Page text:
Accounting for the discount reduces the retail price difference to just $10.

That said, because of the lower retail price for the 4100 Series, average selling prices have remained higher. It isn’t being sold as low as $40 as often as I would expect.

Either way at $50 both of these brushes is a very good buy.

As both brushes use the BrushSync enabled heads, the ongoing pricing of these models is the same.  A smart brush head like this typically works out at around $10 each.

Over 3 years, the 4100 Series works out at around $150 while the ProtectiveClean costs $160.


There really is little difference between these 2 models.

They are more similar than they are different and where one gains, the other has an equal positive element.

The ProtectiveClean is the better toothbrush from a specification point of view, but in reality, it doesn’t quite play out quite how some might expect.

It is the 4100 Series that is our recommended brush, as it is the replacement for the ProtectiveClean.

Philips Sonicare 4100 Series
Philips Sonicare 4100 Series
Author: Jon Love

Leave a comment

January 29, 2024

Just a tip ... Since they're discontinuing the older model it's price has been reduced at some retailers. I picked up the Protective Clean 4100 for about $33 including tax at Best Buy. Not sure what the price is now, but certainly seems like the better way to go while they're still available!

Lee Shelton
January 23, 2024

"The ProtectiveClean offers 62,000 movements per minute compared to the 31,000 of the 4100 Series." But doesn't the current 4100 series have 2 intensity settings, 31,000 and 62,000, so it could be set to 62,000, making it comparable? I have an old 4100 from years ago that may be starting to go but don't want to get one that is noticeably less powerful, as some have said. Thanks

Jon Love - Chief tester
January 24, 2024

The 4100 Series has 2 iintensity settings, but they are not configured to 31,000 and 62,000 as suggested.
Philips don't specify exactly how they differ unfortunately.

Joan Marx
June 2, 2023

If the 4100 protective clean is the best over the other 4100 and the and the oscillation or the movement of the brushes are twice as much which should I buy? and why is Philips discontinuing the seemingly better one?

Jon Love - Chief tester
June 2, 2023

In an ideal scenario, the ProtectiveClean 4100 would be the one to buy, but this is harder to obtain at sensible prices today as it has been replaced with the 4100 Series.
I don't know the exact reasons for as to why they have decided to replace the ProtectiveClean with the 4100 Series but I suspect it has something to do with the manufacturing arrangements they have and is alinged with a more recent refresh in models on offer.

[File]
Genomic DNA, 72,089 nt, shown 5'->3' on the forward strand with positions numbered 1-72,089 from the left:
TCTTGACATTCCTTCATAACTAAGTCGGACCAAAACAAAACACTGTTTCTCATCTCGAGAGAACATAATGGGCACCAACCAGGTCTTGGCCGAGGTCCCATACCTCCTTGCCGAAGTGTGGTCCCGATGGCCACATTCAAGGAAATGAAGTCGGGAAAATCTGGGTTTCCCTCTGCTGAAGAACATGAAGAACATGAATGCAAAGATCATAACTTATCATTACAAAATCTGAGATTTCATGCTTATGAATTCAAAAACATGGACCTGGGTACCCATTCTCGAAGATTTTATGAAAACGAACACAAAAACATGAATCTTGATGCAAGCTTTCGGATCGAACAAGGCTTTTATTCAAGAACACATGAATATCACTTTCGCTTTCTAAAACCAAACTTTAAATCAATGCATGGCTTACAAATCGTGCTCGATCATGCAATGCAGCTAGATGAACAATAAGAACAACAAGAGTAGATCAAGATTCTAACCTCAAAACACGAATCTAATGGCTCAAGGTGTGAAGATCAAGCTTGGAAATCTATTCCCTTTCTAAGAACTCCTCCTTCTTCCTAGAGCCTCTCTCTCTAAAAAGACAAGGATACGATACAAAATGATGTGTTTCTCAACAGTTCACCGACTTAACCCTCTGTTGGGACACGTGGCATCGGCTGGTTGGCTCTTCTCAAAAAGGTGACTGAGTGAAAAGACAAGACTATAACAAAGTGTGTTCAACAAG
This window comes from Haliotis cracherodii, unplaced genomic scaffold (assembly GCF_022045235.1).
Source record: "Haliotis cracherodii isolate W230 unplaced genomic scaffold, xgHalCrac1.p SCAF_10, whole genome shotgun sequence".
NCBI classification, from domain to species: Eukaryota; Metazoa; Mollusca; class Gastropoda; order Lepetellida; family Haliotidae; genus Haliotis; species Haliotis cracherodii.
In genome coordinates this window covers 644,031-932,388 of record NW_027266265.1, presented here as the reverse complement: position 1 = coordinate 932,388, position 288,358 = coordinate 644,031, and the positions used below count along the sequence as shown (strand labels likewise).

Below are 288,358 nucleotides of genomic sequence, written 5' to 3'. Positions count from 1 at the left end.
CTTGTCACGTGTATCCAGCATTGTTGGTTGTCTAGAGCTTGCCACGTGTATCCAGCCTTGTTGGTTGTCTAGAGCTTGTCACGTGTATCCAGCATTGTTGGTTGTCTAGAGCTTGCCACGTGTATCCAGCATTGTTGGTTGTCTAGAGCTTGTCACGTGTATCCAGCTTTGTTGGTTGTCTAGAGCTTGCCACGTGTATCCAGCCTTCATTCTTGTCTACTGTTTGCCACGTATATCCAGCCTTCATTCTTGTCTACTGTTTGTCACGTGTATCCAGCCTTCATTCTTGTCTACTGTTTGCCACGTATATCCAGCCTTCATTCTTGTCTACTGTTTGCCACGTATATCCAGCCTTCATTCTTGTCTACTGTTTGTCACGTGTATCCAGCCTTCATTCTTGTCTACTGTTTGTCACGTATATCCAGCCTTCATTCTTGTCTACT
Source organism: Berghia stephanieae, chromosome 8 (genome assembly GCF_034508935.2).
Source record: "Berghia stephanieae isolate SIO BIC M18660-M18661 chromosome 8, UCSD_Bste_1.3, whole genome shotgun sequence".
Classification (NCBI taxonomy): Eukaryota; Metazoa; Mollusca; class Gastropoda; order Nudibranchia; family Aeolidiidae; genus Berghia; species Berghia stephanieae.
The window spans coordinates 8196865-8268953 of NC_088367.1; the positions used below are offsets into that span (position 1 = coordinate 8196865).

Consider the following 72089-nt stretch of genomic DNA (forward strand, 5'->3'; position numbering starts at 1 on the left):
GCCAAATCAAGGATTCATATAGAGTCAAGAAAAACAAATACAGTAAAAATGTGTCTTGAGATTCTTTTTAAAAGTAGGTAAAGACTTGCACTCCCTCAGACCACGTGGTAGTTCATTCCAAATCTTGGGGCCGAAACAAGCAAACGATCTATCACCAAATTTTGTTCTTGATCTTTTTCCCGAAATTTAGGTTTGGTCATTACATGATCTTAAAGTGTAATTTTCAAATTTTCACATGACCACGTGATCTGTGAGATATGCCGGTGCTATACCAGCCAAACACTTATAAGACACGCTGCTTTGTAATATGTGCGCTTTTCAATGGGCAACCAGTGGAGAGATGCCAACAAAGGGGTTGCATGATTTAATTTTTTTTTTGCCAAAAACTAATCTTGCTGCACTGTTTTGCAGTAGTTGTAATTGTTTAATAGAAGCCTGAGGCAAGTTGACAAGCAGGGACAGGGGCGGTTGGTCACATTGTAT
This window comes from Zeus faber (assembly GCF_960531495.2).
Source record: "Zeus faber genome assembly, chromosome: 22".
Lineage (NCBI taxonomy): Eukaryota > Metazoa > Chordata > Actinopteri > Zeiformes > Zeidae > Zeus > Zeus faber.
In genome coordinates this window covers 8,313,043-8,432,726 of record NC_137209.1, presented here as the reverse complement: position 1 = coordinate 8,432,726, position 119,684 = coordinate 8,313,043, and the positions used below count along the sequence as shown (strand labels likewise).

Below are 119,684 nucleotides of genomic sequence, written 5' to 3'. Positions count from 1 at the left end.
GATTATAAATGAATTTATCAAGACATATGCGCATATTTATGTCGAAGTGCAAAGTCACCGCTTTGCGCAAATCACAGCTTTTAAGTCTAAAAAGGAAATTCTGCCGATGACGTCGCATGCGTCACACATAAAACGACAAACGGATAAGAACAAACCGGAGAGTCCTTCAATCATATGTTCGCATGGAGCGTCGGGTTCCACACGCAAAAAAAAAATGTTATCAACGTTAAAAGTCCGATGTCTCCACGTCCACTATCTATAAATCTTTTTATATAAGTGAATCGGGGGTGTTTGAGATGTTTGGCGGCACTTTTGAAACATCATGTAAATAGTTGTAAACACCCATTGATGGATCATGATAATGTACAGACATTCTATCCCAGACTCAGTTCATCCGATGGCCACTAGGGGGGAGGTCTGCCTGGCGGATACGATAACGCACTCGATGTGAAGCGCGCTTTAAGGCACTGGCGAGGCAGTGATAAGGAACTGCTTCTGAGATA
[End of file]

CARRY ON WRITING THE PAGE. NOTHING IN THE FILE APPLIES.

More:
The 4100 Series is still very good, just there are notable differences between the 2, had you been an existing owner of the 4100 ProtectiveClean for example.

September 15, 2022

Thank you so much for this. This was so in depth and this confirmed I wasn't crazy. I literally just replaced my old protective clean, with the new version of the 4100. "Why the hell would they have changed it at all?" Is what I thought. I mean it's the same model and all.

When I used the new 4100 right out of the box I immediately noticed a difference at how much weaker it was. I was absolutely pissed off. First of all they packaged it with the C2 brush heads which feel way too weak. So I popped on one of my c3s from the old one and it helped a bit But still noticeably weaker.

100% I guarantee they just reduced the battery size and power to save costs. This thing was a huge bait and switch and I'm kind of done with sonicare now. Who knows, maybe there is some science behind having less brushstrokes but if that was the case, then they would have put that in the brochure or part of its marketing. They did not.

Half the brush strokes. I feel like I didn't even brush my teeth at all.

November 17, 2023

Have you find out that the new 4100 can operate at 2 intensities and that the low intensity mode is its default (e.g. you always have to switch it to the high mode)? I've seen several people complaining about the weakness of this new 4100 before they discovered that they were using it at the low intensity mode.

June 7, 2022

Very strange that the claim for ProtectiveClean 4100 vs 4100 wasn't called out in this article. Why is that?

ProtectiveClean 4100's "Removes 7x more plaque than manual toothbrush", vs 4100 "Up to 5x better plaque removal than a manual toothbrush", appears to be superior and more compelling to a user on shopping the isle.

Jon Love - Chief tester
June 7, 2022

Indeed I do agree. However, getting these results relies on some very specific variables.
I am not sure of the exact studies that gained the 5 or 7 times claims Sonicare site. It is not known if the exact same approach was taken in each study etc.
We don't make a big thing of it because different brushing styles, cleaning modes/intensities, brush head style etc all have a bearing on the results.
For 'most' people 5x more plaque removal is going to be considerably better. The marginal extra will unlikely have significant bearing on a persons overall dental health.

May 18, 2022

My ProtectiveClean 4100 broke and I bought the 4100 series, not knowing it would be different. I'm glad to hear your findings, but I still feel like they should have left well enough alone. I also noticed that the ProtectiveClean was made in Indonesia and the new 4100 series is made in China, for whatever that's worth. I'm using my old charger with the new brush. Hopefully no problems from doing that.

September 15, 2022

That's really funny that you noticed that they are manufactured in different areas. Coincidentally the new one feels cheap as hell and underpowered. I'll probably be switching to a new brand next time.